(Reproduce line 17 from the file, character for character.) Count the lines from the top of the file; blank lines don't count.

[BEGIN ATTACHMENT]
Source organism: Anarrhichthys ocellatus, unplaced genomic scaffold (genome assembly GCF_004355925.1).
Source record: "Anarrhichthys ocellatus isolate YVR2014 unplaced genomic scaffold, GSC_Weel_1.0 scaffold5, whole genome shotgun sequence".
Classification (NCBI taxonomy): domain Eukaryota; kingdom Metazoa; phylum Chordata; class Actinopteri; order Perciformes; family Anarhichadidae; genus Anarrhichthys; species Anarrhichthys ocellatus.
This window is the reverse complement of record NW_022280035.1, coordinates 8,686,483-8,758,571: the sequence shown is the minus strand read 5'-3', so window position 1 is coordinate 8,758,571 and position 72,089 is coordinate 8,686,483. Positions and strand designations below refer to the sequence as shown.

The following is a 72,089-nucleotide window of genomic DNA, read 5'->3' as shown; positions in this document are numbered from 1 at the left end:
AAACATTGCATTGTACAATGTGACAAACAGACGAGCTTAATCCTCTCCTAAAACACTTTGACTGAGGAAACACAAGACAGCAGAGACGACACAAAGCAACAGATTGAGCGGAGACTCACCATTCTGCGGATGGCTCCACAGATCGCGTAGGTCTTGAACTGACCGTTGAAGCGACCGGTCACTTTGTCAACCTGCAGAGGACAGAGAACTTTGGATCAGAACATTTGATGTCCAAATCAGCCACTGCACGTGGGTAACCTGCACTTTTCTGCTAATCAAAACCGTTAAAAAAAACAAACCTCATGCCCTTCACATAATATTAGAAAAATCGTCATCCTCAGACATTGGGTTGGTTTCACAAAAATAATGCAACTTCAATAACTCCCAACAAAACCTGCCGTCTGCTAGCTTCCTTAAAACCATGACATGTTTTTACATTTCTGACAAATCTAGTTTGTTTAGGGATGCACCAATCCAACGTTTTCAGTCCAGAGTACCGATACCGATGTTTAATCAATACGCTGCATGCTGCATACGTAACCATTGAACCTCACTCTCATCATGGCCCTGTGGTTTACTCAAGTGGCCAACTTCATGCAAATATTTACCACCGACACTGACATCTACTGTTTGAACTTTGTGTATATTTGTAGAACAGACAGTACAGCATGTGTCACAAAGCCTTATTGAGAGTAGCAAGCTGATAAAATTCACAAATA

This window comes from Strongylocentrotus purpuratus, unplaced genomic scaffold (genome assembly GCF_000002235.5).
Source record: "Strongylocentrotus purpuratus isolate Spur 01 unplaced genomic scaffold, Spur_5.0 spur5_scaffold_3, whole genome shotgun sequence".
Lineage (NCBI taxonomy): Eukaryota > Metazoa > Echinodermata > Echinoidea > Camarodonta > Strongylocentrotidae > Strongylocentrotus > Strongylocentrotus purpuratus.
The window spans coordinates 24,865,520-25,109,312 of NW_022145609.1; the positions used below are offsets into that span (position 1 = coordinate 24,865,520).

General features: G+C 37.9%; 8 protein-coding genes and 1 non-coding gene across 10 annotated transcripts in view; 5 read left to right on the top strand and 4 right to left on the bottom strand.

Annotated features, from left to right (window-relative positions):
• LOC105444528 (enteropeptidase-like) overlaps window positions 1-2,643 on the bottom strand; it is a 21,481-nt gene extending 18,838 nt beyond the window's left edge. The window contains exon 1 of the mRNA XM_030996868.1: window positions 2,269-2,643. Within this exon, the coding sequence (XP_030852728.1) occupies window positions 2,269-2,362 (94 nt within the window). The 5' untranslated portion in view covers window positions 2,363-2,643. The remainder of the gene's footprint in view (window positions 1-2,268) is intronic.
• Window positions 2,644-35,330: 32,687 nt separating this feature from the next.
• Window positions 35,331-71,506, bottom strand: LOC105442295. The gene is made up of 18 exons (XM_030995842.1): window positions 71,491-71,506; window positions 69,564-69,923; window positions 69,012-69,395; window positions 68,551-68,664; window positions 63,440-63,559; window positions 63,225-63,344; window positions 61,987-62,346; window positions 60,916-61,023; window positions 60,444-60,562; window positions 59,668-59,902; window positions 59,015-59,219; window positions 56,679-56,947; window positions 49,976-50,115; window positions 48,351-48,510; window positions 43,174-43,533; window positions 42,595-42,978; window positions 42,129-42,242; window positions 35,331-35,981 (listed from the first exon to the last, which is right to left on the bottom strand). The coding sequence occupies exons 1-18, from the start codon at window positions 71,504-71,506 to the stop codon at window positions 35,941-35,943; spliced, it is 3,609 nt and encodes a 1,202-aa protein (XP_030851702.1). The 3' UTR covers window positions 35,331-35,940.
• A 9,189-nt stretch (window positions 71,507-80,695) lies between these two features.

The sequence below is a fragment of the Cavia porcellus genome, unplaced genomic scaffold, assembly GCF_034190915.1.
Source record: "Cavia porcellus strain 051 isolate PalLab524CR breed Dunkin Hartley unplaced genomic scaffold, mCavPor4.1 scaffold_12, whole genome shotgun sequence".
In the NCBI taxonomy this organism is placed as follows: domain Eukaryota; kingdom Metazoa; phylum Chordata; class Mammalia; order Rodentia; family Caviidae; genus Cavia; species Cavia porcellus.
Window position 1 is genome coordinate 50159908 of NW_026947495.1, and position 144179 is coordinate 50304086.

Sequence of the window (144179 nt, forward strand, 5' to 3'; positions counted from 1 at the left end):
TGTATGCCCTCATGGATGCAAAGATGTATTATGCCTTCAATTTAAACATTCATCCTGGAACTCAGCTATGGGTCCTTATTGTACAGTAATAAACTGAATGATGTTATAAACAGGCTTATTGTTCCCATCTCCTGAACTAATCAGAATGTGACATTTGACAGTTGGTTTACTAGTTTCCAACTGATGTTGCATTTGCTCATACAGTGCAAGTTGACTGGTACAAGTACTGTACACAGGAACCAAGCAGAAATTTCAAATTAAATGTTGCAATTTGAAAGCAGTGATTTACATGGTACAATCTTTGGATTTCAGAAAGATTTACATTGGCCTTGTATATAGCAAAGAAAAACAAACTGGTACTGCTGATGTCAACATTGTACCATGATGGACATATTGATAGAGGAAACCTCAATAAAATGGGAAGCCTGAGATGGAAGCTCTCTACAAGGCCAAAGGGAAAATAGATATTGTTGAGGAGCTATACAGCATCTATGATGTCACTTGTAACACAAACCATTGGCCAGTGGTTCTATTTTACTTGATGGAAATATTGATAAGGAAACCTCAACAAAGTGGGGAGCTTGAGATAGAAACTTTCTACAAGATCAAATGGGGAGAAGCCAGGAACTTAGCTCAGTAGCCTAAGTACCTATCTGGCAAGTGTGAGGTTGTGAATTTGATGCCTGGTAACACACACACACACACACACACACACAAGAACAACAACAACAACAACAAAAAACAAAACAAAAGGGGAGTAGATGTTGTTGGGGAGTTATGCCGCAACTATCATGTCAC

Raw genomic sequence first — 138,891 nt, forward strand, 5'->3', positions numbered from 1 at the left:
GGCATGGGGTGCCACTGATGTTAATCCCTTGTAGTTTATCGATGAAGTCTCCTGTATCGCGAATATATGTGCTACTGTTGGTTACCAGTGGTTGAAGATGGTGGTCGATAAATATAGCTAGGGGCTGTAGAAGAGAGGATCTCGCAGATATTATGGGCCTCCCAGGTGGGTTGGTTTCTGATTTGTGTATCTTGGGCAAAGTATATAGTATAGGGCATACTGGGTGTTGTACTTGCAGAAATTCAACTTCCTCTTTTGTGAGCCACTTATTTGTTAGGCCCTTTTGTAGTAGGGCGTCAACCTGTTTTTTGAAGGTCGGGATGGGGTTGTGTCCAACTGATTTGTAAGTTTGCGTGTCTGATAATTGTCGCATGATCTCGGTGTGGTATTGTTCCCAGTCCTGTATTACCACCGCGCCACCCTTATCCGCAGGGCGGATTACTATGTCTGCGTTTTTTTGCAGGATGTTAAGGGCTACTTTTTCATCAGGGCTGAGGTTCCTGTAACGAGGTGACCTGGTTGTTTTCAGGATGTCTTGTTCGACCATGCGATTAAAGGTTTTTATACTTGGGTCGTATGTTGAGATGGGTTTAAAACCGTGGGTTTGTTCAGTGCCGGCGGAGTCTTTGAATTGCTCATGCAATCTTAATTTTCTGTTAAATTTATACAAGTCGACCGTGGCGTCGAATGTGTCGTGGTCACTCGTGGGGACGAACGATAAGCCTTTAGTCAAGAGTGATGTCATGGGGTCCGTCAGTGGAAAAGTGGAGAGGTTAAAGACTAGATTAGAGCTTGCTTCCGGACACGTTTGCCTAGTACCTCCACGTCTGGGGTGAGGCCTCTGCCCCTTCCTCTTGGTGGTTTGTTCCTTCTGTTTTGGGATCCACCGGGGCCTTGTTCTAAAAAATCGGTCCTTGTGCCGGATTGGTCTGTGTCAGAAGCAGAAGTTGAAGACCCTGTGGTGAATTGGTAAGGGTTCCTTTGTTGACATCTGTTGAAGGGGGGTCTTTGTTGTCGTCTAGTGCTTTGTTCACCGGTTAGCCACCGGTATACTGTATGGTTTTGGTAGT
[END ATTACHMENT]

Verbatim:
The sequence below is a fragment of the Cavia porcellus genome, unplaced genomic scaffold, assembly GCF_034190915.1.